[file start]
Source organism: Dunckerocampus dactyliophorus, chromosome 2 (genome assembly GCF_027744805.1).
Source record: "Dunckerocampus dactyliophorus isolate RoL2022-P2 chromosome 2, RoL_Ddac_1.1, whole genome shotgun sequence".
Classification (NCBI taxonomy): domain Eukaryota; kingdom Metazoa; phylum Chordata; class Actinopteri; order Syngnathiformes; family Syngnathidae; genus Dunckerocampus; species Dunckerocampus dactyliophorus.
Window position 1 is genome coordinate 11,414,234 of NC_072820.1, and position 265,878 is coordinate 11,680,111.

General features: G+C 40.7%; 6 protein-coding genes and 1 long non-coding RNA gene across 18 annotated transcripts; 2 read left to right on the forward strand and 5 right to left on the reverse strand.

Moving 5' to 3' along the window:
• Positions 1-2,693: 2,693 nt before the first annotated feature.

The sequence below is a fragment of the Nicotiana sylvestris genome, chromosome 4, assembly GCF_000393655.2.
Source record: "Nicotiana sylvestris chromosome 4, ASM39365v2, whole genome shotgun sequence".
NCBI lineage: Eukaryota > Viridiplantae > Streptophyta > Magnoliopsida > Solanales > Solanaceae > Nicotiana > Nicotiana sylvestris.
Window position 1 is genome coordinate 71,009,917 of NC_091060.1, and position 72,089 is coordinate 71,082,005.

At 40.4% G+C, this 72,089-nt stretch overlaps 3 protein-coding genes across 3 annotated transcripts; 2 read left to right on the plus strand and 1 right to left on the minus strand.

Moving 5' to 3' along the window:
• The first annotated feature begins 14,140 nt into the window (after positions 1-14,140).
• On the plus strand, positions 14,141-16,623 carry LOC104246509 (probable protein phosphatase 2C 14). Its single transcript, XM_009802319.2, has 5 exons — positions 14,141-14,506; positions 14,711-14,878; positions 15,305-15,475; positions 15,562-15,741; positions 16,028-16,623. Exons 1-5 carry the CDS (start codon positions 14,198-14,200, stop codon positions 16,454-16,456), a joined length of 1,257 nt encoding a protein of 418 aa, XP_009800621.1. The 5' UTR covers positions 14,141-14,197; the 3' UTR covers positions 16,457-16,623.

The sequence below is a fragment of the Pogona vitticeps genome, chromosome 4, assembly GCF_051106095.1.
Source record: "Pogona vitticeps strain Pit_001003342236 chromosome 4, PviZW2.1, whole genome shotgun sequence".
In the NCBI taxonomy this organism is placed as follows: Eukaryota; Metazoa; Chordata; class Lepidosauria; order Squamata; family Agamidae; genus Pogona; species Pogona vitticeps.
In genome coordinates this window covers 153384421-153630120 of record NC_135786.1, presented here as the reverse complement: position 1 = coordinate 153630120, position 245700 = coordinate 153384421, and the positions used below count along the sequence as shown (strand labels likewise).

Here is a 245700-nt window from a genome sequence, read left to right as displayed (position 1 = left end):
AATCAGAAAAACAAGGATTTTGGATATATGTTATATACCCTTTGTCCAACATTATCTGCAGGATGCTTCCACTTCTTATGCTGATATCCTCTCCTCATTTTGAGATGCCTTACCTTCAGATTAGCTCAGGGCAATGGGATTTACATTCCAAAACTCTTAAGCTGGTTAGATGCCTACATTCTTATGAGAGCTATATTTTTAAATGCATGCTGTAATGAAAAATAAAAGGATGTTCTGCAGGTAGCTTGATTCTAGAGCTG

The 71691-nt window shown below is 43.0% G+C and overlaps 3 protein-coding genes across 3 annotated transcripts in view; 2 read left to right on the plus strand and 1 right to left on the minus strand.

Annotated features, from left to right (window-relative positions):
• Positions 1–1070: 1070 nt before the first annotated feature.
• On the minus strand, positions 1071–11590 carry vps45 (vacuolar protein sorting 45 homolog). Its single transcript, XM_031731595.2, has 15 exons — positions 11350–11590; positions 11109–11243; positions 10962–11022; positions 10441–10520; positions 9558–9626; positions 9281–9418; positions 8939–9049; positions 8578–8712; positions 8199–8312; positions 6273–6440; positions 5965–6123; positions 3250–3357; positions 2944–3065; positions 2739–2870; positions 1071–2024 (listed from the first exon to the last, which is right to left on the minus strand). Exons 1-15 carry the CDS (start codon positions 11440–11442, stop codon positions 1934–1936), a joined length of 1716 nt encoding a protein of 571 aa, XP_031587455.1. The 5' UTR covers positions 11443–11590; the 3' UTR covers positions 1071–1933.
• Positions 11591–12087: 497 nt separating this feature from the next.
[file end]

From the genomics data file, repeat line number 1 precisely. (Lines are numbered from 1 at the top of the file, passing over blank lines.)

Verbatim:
Source organism: Dunckerocampus dactyliophorus, chromosome 2 (genome assembly GCF_027744805.1).